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Michigan State Police arrived at the scene of a Red Rose Rescue on June 7 in Flint, Michigan, and carried peaceful pro-lifers out of the abortion center.Twitter

FLINT, Michigan, July 3, 2019 (LifeSiteNews) — Four pro-life activists in Michigan will have to wait until August to find out whether they will be charged with a felony for peacefully resisting arrest while trying to convince moms inside an abortion clinic to not end the lives of their unborn children. 

On the morning of June 7, Lauren Handy, Matthew Connolly, Will Goodman, and Patrice Woodworth entered the Women’s Health Center of Flint. They proceeded to pray for, counsel, and give roses to several women in the waiting room. Clinic staffers yelled at and shoved the nonviolent activists before a dozen law enforcement officers arrived on the scene and carried them out of the facility. 

For performing the Red Rose Rescue, which was organized by Dr. Monica Miller of Citizens for a Pro-life Society, the four were charged with two misdemeanors — disturbing the peace and trespassing — as well as a felony for assaulting, obstructing, and resisting an officer, a crime that could carry up to two years in prison according to Michigan state law. 

All four were taken to jail after their arrests, with Handy and Woodworth posting bail. Goodman and Connelly remained incarcerated until yesterday, when, thanks to the persuasive efforts of their attorney, Robert Muise, from the American Freedom Law Center, they were released without bail on personal recognizance by Michigan District Court Judge Vikki Bayeh-Haley.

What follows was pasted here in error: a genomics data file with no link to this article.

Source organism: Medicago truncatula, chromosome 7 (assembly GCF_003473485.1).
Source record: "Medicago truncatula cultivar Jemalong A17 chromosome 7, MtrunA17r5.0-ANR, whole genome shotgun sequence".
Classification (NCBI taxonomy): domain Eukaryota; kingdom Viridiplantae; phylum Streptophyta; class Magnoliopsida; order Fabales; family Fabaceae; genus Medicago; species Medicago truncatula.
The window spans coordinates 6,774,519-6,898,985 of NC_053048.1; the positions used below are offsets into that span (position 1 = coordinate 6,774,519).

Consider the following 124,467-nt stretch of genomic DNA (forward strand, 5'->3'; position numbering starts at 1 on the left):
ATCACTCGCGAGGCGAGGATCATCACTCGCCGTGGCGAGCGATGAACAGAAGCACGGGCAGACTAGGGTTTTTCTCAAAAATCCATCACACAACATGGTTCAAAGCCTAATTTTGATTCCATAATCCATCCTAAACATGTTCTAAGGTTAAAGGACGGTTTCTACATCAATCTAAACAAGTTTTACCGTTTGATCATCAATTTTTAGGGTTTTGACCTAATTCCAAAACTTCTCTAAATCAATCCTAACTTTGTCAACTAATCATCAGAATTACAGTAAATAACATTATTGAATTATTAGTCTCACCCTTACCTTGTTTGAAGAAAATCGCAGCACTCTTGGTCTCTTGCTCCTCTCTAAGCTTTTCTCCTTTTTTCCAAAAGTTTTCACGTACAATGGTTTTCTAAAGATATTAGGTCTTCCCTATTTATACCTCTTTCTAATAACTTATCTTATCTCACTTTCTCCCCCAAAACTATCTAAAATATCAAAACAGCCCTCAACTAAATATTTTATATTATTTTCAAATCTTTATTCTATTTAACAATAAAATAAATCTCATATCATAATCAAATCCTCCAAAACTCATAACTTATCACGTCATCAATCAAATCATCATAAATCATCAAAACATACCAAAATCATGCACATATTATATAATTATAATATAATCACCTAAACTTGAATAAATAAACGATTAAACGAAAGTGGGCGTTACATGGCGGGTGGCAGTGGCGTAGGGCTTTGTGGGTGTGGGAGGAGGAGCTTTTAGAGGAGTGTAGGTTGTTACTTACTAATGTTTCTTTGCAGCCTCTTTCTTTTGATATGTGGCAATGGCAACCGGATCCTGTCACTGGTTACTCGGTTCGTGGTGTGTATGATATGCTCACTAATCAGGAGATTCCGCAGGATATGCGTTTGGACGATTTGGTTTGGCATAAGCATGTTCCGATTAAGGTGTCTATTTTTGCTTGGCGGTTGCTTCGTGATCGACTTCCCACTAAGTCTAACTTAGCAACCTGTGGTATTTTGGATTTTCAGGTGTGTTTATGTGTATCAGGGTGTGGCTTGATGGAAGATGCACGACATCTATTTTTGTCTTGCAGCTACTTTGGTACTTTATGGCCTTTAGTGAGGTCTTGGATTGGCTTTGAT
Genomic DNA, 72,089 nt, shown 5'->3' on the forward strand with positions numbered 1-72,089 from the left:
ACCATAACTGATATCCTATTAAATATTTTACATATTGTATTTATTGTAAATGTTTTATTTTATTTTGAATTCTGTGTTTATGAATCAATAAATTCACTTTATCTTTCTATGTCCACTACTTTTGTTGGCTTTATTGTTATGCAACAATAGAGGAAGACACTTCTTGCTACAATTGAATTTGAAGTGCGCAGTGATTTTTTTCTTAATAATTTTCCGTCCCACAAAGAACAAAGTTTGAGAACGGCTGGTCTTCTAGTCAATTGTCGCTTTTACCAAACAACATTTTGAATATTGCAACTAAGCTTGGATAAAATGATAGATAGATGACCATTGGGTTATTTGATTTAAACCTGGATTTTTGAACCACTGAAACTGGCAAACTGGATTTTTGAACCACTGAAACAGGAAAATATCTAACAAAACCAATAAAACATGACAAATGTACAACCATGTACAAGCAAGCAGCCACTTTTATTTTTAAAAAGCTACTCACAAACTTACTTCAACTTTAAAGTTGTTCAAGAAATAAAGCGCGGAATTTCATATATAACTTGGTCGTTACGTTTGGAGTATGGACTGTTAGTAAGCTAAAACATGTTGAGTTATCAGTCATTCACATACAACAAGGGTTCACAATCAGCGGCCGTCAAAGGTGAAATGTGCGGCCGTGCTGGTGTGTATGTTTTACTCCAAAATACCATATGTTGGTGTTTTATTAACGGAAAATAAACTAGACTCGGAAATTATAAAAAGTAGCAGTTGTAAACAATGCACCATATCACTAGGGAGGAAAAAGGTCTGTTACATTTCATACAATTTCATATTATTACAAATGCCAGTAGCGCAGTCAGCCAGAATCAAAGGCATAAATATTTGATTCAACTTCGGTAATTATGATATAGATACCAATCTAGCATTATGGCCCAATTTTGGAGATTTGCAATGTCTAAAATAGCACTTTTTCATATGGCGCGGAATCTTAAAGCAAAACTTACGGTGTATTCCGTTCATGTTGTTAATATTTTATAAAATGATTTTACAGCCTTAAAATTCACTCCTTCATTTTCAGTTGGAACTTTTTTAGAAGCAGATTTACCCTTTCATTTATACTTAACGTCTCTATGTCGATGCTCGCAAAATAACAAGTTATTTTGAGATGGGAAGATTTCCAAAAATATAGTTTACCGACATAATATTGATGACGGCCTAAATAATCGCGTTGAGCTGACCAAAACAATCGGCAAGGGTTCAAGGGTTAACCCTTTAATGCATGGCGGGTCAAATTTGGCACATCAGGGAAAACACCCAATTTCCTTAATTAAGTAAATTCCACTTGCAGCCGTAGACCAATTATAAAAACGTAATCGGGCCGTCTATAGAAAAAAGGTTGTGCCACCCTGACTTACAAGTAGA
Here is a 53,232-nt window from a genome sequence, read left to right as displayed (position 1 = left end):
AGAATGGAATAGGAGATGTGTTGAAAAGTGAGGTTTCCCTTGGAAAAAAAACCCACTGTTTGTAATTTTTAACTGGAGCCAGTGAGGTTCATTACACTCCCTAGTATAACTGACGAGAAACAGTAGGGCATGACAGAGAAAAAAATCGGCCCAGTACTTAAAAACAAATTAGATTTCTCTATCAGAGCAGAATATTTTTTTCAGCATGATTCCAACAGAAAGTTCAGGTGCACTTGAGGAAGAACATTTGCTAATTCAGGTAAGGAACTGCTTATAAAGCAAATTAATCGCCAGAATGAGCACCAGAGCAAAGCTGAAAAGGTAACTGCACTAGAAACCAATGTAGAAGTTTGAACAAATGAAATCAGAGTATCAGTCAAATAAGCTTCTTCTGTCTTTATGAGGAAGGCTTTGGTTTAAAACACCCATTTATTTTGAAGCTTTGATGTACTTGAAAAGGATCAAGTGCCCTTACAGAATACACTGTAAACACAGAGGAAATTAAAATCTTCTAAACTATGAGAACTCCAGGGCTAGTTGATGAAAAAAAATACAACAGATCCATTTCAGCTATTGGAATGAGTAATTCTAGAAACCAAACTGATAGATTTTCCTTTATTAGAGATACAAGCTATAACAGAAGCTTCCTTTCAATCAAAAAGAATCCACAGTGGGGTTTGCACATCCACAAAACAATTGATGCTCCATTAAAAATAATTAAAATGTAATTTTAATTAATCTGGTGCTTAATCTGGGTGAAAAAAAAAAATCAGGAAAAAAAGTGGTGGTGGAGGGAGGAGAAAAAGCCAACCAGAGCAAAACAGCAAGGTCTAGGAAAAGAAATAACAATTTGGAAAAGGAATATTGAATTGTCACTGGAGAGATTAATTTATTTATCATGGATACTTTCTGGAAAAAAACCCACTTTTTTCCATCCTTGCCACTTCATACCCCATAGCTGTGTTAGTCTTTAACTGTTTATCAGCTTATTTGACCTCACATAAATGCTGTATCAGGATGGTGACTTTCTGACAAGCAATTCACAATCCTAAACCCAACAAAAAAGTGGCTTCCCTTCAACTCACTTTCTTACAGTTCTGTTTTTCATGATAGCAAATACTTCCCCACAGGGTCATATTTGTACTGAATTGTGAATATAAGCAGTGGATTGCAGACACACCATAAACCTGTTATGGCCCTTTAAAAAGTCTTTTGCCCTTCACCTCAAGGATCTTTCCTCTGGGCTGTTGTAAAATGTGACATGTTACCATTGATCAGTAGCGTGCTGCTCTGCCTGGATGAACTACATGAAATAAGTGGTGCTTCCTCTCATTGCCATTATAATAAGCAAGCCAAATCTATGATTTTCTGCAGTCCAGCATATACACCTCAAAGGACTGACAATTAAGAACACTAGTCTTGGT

The preliminary hearing for the felony charges was originally set for Tuesday, July 2 at 11 a.m. at the 67th District Court of Genesee County, 630 S. Saginaw Street in Flint. The hearing was scheduled for one hour, with Bayeh-Haley overseeing the proceedings.

Muise and the state prosecutor agreed that more time was needed and convinced Bayeh-Haley to move the hearings to August 26 at 9:30 a.m. so multiple witnesses could take the stand. It is likely that at least one abortion center staffer as well as several police officers will testify and be cross examined. Security footage taken from the abortion center that recorded the rescue attempt will also be shown in the courtroom. 

Michigan law requires the state to meet a “probable cause” threshold for a felony charge to be established. If Bayeh-Haley decides that threshold has been met, the felony case will be moved to the circuit court and placed before another judge. Muise told LifeSiteNews that if that happens, he will seek to dismiss the charges. If she doesn’t believe “probable cause” has been met, the charges will be dropped and the legal team for the four rescuers will focus their efforts on the misdemeanor charges of disturbing the peace and trespassing, charges that could result in a fine and possible jail time.